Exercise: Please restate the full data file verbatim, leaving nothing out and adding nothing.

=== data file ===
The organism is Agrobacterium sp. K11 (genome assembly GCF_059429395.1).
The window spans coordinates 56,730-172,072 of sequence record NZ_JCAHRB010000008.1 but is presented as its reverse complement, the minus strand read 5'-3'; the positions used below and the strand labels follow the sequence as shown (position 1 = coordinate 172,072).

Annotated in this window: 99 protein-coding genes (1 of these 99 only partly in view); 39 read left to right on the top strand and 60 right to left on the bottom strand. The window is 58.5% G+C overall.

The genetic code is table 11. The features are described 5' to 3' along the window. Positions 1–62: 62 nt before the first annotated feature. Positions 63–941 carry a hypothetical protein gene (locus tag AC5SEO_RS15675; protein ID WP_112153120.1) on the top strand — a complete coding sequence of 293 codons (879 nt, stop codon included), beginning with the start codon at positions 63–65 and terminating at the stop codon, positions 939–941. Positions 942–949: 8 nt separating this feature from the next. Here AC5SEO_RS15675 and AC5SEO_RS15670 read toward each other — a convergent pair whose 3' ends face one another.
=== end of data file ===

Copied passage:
The organism is Agrobacterium sp. K11 (genome assembly GCF_059429395.1).
The window spans coordinates 56,730-172,072 of sequence record NZ_JCAHRB010000008.1 but is presented as its reverse complement, the minus strand read 5'-3'; the positions used below and the strand labels follow the sequence as shown (position 1 = coordinate 172,072).

Annotated in this window: 99 protein-coding genes (1 of these 99 only partly in view); 39 read left to right on the top strand and 60 right to left on the bottom strand. The window is 58.5% G+C overall.

The genetic code is table 11. The features are described 5' to 3' along the window. Positions 1–62: 62 nt before the first annotated feature. Positions 63–941 carry a hypothetical protein gene (locus tag AC5SEO_RS15675; protein ID WP_112153120.1) on the top strand — a complete coding sequence of 293 codons (879 nt, stop codon included), beginning with the start codon at positions 63–65 and terminating at the stop codon, positions 939–941. Positions 942–949: 8 nt separating this feature from the next. Here AC5SEO_RS15675 and AC5SEO_RS15670 read toward each other — a convergent pair whose 3' ends face one another.